00:38:47:10 – 00:39:19:04
Talking is all about the reasoning, the proving, the conjecturing, the call it math fights that ensue in our math classroom. And what I think about our math program and the tree that tree we’re trying to nurture, that getting balance strong, trying to get this thing nice and nurtured. I’m thinking about a number of things here. I’m going to argue, though, when you think about problems, strings, while there’s a pedagogical approach, so we could talk about the branches of the tree.
00:39:19:10 – 00:39:47:23
So of course, that’s one part of the tree we could talk about. Problem strings is like resource because as Pam mentioned, starting with other people’s resources. So there’s intentionality is really key. But I’m going to say the part that is probably most important to me and I think one of the biggest things that shines through when you use intentional problem strings like we were discussing today, is the roots of the tree that were actually explicitly emerging.
00:39:48:04 – 00:40:24:05
The ideas, the big ideas, the behaviors of the mathematics were eliciting strategies. And most often we’re trying to use a specific or a particular model to try to bring that strategy and those behaviors through. So today we talked about a lot of our math program tree, and hopefully our math moment makers are excited to continue nourishing their math program tree when they join us November 17th, 18th and 19th, 2023, at our fifth annual virtual summit.
00:40:24:05 – 00:40:56:02
If you’re hearing this after the fact after November, guess what? All of the 30 plus sessions are available Insider Academy and that puts us at over a 100 past virtual summit sessions inside the academy, along with our ten plus make math moments courses and our 60 plus problem based units and full teacher guides. I’m telling you that Academy is bursting at the seams with mathematical amazingness, and if you’re not a part of it, I think you’re missing out.
00:40:56:02 – 00:41:13:03
So join us at that virtual summit. If you’re hearing this before, before it begins November 17th, 18th or 19th, or make sure that you are an Academy member so that you can experience it at your own pace any time after the fifth annual summit.
00:41:13:05 – 00:41:33:10
So be sure to head on over to Summit Dot, make math moments dot com, Get yourself registered and you’ll be thanking us later. So we want to thank you, though, right now for joining us here, taking time out of your day. Put your earbuds in. Listening now while you’re driving. Maybe you were on a run or on a bike ride and you listen to us talk with Pam.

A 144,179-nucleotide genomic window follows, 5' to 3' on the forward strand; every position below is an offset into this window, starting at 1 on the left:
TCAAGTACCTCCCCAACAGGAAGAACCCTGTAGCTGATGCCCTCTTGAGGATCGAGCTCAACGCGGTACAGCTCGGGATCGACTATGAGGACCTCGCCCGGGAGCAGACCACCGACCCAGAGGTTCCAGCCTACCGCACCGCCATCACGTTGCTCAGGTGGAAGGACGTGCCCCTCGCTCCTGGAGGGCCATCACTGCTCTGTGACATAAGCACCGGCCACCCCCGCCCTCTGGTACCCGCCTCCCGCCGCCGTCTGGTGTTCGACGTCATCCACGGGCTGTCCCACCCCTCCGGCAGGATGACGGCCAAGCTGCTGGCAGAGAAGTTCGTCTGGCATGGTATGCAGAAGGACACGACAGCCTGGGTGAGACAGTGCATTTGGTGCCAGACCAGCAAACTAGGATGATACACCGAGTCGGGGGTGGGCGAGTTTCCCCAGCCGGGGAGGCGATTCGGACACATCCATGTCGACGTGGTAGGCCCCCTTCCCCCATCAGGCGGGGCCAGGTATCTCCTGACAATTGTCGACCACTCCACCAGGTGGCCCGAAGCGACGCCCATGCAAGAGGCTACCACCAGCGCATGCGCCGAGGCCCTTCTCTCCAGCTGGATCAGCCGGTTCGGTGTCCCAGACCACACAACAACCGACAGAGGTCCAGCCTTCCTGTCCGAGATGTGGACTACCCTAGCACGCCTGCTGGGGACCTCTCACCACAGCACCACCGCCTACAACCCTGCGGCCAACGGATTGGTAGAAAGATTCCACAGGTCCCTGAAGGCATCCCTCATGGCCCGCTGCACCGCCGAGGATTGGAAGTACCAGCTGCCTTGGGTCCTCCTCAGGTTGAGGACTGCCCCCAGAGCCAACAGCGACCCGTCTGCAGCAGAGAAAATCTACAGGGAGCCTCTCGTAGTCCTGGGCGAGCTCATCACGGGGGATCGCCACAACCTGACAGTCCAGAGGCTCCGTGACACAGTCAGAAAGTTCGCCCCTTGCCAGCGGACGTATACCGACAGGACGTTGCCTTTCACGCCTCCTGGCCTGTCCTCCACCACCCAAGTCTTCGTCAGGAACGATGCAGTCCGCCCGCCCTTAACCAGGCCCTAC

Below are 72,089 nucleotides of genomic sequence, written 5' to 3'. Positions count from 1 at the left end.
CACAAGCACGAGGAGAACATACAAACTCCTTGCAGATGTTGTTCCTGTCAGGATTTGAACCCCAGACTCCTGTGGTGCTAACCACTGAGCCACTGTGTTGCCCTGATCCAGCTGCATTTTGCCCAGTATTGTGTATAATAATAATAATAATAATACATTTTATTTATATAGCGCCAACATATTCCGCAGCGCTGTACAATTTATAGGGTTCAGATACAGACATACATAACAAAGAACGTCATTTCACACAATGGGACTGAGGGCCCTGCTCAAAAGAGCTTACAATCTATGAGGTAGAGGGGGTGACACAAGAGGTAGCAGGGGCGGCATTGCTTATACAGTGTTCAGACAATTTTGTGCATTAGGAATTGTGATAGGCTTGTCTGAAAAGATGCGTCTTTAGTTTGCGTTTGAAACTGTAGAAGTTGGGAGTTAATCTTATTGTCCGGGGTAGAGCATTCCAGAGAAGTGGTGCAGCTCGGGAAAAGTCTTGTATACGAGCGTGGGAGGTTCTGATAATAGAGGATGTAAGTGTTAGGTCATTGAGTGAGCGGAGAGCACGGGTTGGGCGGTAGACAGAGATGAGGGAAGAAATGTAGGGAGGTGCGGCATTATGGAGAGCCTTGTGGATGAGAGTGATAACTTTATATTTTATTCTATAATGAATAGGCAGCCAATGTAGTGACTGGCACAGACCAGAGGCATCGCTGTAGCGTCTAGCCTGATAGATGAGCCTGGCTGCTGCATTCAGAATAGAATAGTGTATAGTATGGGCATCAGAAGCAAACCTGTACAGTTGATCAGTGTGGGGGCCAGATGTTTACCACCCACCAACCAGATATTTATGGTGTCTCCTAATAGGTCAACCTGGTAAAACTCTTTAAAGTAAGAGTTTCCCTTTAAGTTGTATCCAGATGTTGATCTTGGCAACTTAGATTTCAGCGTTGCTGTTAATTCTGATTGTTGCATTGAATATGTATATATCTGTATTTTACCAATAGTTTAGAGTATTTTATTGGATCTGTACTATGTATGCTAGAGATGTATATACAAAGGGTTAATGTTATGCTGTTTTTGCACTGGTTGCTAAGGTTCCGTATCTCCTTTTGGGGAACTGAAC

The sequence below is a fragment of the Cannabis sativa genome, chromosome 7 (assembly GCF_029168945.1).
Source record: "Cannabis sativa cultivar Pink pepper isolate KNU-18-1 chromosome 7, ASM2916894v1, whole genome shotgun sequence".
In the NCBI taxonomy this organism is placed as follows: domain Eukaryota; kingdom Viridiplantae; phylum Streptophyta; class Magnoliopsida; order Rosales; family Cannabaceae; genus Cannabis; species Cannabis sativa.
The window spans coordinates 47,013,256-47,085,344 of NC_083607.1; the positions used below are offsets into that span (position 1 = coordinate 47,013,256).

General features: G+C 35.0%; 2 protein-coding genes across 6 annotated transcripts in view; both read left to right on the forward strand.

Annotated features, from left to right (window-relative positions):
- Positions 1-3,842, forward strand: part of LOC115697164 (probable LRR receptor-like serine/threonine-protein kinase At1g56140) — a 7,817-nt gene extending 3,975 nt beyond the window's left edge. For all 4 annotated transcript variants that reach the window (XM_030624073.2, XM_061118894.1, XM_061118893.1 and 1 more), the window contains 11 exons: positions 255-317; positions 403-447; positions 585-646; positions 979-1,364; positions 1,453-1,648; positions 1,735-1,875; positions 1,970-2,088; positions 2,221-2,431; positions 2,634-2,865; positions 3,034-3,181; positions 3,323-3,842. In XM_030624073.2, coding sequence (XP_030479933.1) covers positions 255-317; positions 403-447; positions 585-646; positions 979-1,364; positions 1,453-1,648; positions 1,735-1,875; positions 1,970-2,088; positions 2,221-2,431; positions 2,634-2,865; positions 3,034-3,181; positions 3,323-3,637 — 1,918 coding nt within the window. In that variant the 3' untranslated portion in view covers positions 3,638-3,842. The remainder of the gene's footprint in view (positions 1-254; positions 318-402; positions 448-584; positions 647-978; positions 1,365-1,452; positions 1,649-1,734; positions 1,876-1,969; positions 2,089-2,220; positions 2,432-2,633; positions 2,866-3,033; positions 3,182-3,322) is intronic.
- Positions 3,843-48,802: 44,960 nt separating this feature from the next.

00:41:33:10 – 00:41:50:02
We want to thank you for joining us here. If you haven’t yet already, I know that you probably have like a bunch of people. You’ve left a rating and review on your favorite podcast platform was on Apple Podcasts. Or if you’re listening like I do over on Spotify, you’re leaving a rating and review over there. Leave us a rating.
00:41:50:02 – 00:41:56:02
Review It helps us out, helps teachers out, it helps students out. So please do us that solid.
00:41:56:04 – 00:42:32:00
I love it. And friends you can head over to make math moments dot com forward slash Episode 255 because guess what? It’s the 255th episode of the Making Math Moments That Matter podcast. So once again head over to make math moments dot com forward slash episode 255. You’ll see all those links, all those resources, those transcripts and hey, we’ve got a link there for you to enter the share the summit giveaway if you want to jump there right away to win up to, I should say, over $15,000 worth in prizes.
00:42:32:01 – 00:42:32:17
00:42:32:18 – 00:42:49:05
Yes. Wow. $15,000 of prizes you can head over to make math moments dot com forward slash giveaway and that will bring you directly to enter that draw. Well, my friends, until next time I’m Kyle Pearce.
00:42:49:05 – 00:42:50:13
And I’m Jon Orr.
00:42:50:15 – 00:42:53:08
High fives for us.
00:42:53:10 – 00:42:59:23
And a high five for you.
00:43:00:00 – 00:43:03:02
The opera singer